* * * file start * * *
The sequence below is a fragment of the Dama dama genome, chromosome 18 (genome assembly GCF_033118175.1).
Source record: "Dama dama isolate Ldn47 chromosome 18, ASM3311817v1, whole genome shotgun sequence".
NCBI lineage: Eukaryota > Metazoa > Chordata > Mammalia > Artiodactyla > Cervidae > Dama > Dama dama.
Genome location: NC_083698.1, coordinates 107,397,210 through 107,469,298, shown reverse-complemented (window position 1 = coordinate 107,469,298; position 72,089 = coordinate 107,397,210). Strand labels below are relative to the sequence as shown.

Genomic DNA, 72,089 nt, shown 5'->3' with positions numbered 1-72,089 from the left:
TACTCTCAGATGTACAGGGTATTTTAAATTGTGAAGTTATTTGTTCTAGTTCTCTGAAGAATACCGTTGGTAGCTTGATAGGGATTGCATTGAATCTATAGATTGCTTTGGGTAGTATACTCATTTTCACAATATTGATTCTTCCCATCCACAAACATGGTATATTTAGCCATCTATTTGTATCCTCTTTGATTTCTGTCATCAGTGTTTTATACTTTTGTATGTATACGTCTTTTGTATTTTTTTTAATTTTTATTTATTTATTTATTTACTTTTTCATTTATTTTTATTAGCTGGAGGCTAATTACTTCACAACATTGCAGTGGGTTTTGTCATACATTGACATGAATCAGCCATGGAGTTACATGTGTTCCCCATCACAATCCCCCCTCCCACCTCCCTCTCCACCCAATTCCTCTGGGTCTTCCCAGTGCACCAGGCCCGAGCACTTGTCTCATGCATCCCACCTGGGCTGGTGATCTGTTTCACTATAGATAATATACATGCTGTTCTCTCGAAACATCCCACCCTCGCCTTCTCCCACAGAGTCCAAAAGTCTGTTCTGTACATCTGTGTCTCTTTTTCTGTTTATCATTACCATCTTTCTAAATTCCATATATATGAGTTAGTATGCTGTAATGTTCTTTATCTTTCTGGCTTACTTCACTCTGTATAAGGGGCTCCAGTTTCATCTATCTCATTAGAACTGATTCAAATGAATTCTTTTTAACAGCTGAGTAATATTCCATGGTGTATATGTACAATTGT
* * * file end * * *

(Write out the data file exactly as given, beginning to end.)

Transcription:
The sequence below is a fragment of the Dama dama genome, chromosome 18 (genome assembly GCF_033118175.1).
Source record: "Dama dama isolate Ldn47 chromosome 18, ASM3311817v1, whole genome shotgun sequence".
NCBI lineage: Eukaryota > Metazoa > Chordata > Mammalia > Artiodactyla > Cervidae > Dama > Dama dama.
Genome location: NC_083698.1, coordinates 107,397,210 through 107,469,298, shown reverse-complemented (window position 1 = coordinate 107,469,298; position 72,089 = coordinate 107,397,210). Strand labels below are relative to the sequence as shown.

Genomic DNA, 72,089 nt, shown 5'->3' with positions numbered 1-72,089 from the left:
TACTCTCAGATGTACAGGGTATTTTAAATTGTGAAGTTATTTGTTCTAGTTCTCTGAAGAATACCGTTGGTAGCTTGATAGGGATTGCATTGAATCTATAGATTGCTTTGGGTAGTATACTCATTTTCACAATATTGATTCTTCCCATCCACAAACATGGTATATTTAGCCATCTATTTGTATCCTCTTTGATTTCTGTCATCAGTGTTTTATACTTTTGTATGTATACGTCTTTTGTATTTTTTTTAATTTTTATTTATTTATTTATTTACTTTTTCATTTATTTTTATTAGCTGGAGGCTAATTACTTCACAACATTGCAGTGGGTTTTGTCATACATTGACATGAATCAGCCATGGAGTTACATGTGTTCCCCATCACAATCCCCCCTCCCACCTCCCTCTCCACCCAATTCCTCTGGGTCTTCCCAGTGCACCAGGCCCGAGCACTTGTCTCATGCATCCCACCTGGGCTGGTGATCTGTTTCACTATAGATAATATACATGCTGTTCTCTCGAAACATCCCACCCTCGCCTTCTCCCACAGAGTCCAAAAGTCTGTTCTGTACATCTGTGTCTCTTTTTCTGTTTATCATTACCATCTTTCTAAATTCCATATATATGAGTTAGTATGCTGTAATGTTCTTTATCTTTCTGGCTTACTTCACTCTGTATAAGGGGCTCCAGTTTCATCTATCTCATTAGAACTGATTCAAATGAATTCTTTTTAACAGCTGAGTAATATTCCATGGTGTATATGTACAATTGT